Pardon Me, but Your Bleb is Showing

I had an experience in the check-out line at Walmart last week. It brought up conflicting emotions. I should have been able to laugh it off. Well I did laugh a little, but I cried too.

I sensed that I was being watched as I got my bank card out of my wallet and swiped it in the little machine. When I looked up, the young cashier said "I don't mean to offend you, but what is that thing in your eye?"

I said "Oh, it's okay. That's scar tissue from a recent eye surgery." She asked if it would go away as the eye heals. Nope, it's not likely.

The thing she saw in my eye is not really scar tissue. It was just easier to say that than to explain that the raised white patch on the upper part of my iris is a filter for eye fluid. It's called a bleb. Then I would've needed to explain that I have advanced glaucoma in that eye.

I'd continue to tell her that I had a tiny valve implanted in that eye (left) on December 17th, because three previous surgeries and all meds have failed. This means I've permanently lost eighty percent of my vision in that eye.

I would have added that I had cataract removal/lens replacement done at the same time. Then I had a glaucoma stent and a cataract/lens surgery done to my right eye in February.

I didn't explain everything because there was a line of people waiting behind me. Besides, ain't nobody got time for that!

I drove the short distance home after that brief exchange with the curious cashier.  I started laughing as I told my husband about what had happened. By the end of my story,  I heard my voice crack as my confused emotions came to the surface. The tears flowed.
Why did such a small incident trigger such a response in me?

It took me a couple of days to figure it out. Hindsight is 20/20! Pun intended.

Now I'd like to go back to Walmart and explain some things to that innocent, eighteenish year-old young lady...

During my recovery, I had disturbing complications. My left eye turned in for several weeks. I feared that I'd be permanently cross-eyed! There was a short period of time that I thought my driving days were over. I wasn't ready to accept that! It freaked me out and made me sad.

My distance perception was really screwed up for a while too.
I'd bump into door frames and sometimes I'd miss when I tried to put food on my fork. Now that I'm finally better, it's kind of funny! When I remember those times, it's like watching myself in a sitcom.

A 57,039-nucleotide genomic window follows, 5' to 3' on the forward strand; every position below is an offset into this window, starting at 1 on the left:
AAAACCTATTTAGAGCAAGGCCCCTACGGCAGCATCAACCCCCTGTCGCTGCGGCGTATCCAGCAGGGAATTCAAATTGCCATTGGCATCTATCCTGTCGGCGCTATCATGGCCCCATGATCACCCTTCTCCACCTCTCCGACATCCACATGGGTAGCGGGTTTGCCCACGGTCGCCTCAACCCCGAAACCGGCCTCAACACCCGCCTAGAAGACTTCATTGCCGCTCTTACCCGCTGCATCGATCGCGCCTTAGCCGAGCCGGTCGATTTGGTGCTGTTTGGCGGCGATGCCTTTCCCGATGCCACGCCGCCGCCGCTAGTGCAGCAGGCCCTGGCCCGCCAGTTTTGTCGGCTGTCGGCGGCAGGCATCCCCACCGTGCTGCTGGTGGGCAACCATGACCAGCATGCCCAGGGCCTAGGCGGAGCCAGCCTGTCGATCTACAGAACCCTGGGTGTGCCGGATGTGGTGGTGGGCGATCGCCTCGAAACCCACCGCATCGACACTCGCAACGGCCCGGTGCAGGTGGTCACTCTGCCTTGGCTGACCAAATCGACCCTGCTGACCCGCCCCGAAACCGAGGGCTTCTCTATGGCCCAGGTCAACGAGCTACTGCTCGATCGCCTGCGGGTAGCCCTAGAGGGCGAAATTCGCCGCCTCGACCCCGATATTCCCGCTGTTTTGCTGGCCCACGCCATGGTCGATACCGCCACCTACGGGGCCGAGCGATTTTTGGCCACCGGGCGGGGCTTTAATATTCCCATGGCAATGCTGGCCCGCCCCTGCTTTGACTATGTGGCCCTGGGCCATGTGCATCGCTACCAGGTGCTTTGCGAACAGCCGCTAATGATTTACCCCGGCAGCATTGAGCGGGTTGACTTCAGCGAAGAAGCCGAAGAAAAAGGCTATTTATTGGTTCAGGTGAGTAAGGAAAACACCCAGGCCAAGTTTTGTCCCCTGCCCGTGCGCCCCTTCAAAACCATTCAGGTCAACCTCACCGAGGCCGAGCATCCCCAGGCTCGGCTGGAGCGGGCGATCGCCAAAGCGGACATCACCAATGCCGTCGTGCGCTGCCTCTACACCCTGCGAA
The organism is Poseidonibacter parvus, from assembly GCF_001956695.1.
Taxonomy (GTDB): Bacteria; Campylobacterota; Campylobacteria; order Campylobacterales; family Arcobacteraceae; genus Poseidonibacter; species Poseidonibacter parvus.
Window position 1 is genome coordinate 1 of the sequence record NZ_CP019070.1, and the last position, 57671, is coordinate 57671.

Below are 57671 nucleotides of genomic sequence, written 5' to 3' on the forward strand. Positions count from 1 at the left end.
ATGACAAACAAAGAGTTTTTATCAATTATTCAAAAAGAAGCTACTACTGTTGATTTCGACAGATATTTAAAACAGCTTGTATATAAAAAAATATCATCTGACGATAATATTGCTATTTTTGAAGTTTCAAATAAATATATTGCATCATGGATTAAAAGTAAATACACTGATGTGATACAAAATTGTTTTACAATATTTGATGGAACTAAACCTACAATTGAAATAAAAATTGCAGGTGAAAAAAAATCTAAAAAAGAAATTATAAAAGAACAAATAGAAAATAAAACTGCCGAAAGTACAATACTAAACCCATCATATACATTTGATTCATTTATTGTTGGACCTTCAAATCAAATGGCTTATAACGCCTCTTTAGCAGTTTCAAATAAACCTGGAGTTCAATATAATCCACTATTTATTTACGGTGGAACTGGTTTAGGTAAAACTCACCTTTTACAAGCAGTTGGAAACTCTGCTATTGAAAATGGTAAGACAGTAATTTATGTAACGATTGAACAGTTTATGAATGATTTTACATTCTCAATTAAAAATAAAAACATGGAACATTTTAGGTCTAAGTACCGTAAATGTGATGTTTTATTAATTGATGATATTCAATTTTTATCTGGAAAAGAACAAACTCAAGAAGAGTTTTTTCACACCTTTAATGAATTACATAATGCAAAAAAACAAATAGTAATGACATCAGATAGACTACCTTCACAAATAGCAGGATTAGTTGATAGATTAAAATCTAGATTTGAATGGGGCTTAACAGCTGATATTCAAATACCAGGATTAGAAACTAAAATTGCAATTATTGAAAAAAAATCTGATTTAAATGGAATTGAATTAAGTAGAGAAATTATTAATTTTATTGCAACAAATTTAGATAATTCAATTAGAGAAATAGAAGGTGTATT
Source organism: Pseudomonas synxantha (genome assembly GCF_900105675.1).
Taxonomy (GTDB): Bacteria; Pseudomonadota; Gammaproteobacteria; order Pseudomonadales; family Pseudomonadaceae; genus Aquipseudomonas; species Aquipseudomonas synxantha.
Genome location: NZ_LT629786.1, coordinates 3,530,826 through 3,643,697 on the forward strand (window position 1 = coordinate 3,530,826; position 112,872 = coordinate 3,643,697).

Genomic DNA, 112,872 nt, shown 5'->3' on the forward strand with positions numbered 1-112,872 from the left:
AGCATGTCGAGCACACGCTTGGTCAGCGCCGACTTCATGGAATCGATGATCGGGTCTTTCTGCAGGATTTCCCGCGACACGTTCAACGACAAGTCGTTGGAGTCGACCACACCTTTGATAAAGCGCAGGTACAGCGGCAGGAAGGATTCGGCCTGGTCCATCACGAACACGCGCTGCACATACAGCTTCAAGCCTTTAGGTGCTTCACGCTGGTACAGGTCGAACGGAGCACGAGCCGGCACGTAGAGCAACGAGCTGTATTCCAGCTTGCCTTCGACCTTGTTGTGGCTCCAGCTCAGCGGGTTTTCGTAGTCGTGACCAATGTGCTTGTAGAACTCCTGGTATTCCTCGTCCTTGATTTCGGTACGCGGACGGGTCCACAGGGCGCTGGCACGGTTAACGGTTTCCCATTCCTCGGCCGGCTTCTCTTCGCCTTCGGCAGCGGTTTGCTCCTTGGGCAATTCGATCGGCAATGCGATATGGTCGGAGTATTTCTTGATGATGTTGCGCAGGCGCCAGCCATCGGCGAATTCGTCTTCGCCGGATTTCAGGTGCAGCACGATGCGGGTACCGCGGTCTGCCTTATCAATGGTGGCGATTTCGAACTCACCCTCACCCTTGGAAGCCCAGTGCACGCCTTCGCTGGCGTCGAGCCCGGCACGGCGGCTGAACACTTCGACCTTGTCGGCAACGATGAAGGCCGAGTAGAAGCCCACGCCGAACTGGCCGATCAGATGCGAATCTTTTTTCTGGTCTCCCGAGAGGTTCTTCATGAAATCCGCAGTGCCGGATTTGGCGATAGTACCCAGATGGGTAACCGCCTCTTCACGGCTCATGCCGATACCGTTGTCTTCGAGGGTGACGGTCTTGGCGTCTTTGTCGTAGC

This cartoon represents the lesson. It's okay to struggle and doubt.
But don't stay alone in a pit while doing it.  Not a good sign when the pit starts to feel comfortable.

The new lenses have corrected my extreme nearsightedness to almost 20/20 in my right eye. Wow! I can now see distance but not up close. This is the opposite of how I've viewed the world my entire life! It's a huge blessing, but not an easy adjustment.

I've been in full menopausal mode the last few months too. (TMI!) One of the many symptoms is foggy brain syndrome. So... I couldn't focus and I couldn't focus!

Well, Inquisitive Walmart Clerk, as much as I hate to admit it, driving to the store and being in public that day was a big deal to me. I was somewhat proud of myself because I just recently started feeling braver and getting out more.

You might think I am being too sensitive when I say that your comment sounded to me like "Hey Lady, you look a bit freakish." I know you didn't mean it that way.

You won't likely get why I fought the urge to go back to being a hermit after that happened. I've always been an active, outgoing person, but being in my home feels safer and more comfortable now. I guess that means I wasn't prepared for the emotional and mental recovery from all this. Maybe I'm not as big and bad as I thought I was.

I really don't want to hide out though. I am blessed to have precious family members and friends who care too much to let me do that.  I thank God for them! They deserve a blog post of their own- and I'll do that next time.


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